Simply put, when a client experiences a loss, Professional Loss Adjusters, Inc. (PLA) is retained to assist in preparing and filing a detailed insurance claim. To accomplish this, one of the most critical parts of my job is to perform a thorough and accurate on-site analysis of building and property damage. Time is of the essence when I am working to secure a settlement for my clients. Their home or business needs to be rebuilt as soon as possible, so they can return to their normal activities.
Over the years, I have discovered how technology can dramatically improve how well I perform the tedious tasks of analyzing building damage, preparing detailed cost reconstruction estimates and inventorying lost property.
The hand held moisture meter is a tool (read: gadget) used by every adjuster in PLA. Generally easy to use, it is designed to reveal moisture content levels in wood, sheetrock, and many other building materials. As with any tool, it is only as good as the operator. This is why it is important to understand that not every moisture meter is the right tool for the job. Some are better at detecting moisture in wood than in plaster. Intrusive (pin-type) meters can be better than non-intrusive meters at detecting moisture in certain materials, and the number of readings taken is a very important factor. Finally, having a full understanding of the data is critical to effectively identifying moisture levels and their sources.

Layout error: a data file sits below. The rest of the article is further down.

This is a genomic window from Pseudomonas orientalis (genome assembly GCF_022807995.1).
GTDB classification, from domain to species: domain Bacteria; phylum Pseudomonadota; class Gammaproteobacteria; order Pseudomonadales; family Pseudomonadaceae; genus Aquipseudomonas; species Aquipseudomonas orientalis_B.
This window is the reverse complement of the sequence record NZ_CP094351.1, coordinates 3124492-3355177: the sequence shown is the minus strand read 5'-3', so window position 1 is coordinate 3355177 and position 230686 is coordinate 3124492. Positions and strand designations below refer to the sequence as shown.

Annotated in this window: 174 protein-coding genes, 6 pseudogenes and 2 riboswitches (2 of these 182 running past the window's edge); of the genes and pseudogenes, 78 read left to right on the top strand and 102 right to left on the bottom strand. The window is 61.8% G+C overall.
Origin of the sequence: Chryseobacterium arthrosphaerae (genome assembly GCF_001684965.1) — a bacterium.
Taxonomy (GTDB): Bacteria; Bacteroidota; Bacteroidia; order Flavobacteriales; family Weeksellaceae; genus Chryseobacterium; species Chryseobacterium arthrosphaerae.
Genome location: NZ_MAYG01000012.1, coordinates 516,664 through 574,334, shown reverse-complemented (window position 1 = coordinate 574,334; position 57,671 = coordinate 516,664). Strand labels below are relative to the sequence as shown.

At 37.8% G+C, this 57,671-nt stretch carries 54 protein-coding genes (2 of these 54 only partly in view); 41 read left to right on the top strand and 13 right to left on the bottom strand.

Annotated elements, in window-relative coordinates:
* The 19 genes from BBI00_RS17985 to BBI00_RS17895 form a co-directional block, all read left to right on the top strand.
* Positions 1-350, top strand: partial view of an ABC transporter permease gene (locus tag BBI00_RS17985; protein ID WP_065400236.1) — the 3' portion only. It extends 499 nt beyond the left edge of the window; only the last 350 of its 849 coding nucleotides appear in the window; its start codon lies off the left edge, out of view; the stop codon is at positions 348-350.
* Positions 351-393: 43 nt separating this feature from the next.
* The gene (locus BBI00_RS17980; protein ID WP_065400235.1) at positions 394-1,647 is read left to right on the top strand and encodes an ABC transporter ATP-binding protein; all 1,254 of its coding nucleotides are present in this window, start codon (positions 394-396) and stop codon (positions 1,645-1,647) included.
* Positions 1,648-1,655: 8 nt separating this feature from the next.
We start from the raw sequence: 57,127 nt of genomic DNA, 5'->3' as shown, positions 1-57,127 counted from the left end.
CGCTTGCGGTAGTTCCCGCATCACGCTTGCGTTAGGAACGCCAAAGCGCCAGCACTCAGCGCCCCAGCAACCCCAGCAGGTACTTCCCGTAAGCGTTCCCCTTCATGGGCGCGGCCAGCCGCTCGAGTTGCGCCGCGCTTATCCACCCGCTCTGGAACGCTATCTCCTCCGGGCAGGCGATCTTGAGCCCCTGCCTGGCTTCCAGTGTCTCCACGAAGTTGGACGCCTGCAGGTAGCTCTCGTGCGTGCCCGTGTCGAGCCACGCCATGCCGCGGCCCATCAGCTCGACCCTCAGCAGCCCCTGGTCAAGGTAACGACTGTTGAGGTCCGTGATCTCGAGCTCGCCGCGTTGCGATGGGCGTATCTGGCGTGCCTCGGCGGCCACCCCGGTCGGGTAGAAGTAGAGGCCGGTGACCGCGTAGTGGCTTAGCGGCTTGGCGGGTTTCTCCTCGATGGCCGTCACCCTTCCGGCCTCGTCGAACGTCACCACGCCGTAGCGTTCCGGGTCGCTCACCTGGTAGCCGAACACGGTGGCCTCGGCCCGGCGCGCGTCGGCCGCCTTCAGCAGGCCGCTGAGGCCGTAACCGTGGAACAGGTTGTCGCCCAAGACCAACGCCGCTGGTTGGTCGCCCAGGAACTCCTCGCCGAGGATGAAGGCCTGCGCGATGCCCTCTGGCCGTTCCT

At PLA, we have a variety of moisture meters to work with, but we go one further. We also use Thermal Imagers. These gadgets detect heat patterns that indicate the presence of water, identify air leaks and a host of other issues. They capture digital images of infrared energy (temperature), and combine those images with visible light images on the same display for easy comparison. So, now we not only detect moisture, we can capture a photo of it, even if it is concealed behind a wall or ceiling. An obvious benefit of this technology is that it helps us file an accurate initial claim—negating the need to re-open the claim in the future, saving our client from having to suffer with mold and mildew issues. The imagers are not cheap at $7,500 each. We have two of them because they really pay off. I am not aware of any other firm that has even one.
I cannot stress enough the importance that photography plays in preparing a claim for the insurance company…which takes me to my next and newest gadget…the Olympus E-5 digital SLR with an extremely wide angle lens that lets me capture a large portion of a room in one shot.
Now, this is not just any digital camera. With a 12.3 megapixel resolution, it is the most compact, high-end digital camera on the market. Despite the camera’s ultra small size and weight, it has a full-size optical viewfinder, image stabilization and a very rugged construction. This is perfect for me, as I am often scrambling around disaster sites, taking photos of building damage and loss property. Also, I do a lot of aerial photography, taking photos of damage from above—a really valuable tool for helping to inventory damage and settle claims.
In the 36 years I have been adjusting losses for homeowners and businesses, I have learned that it pays to invest in the tools that help me get better results for my clients. Just call me Mr. Gadget.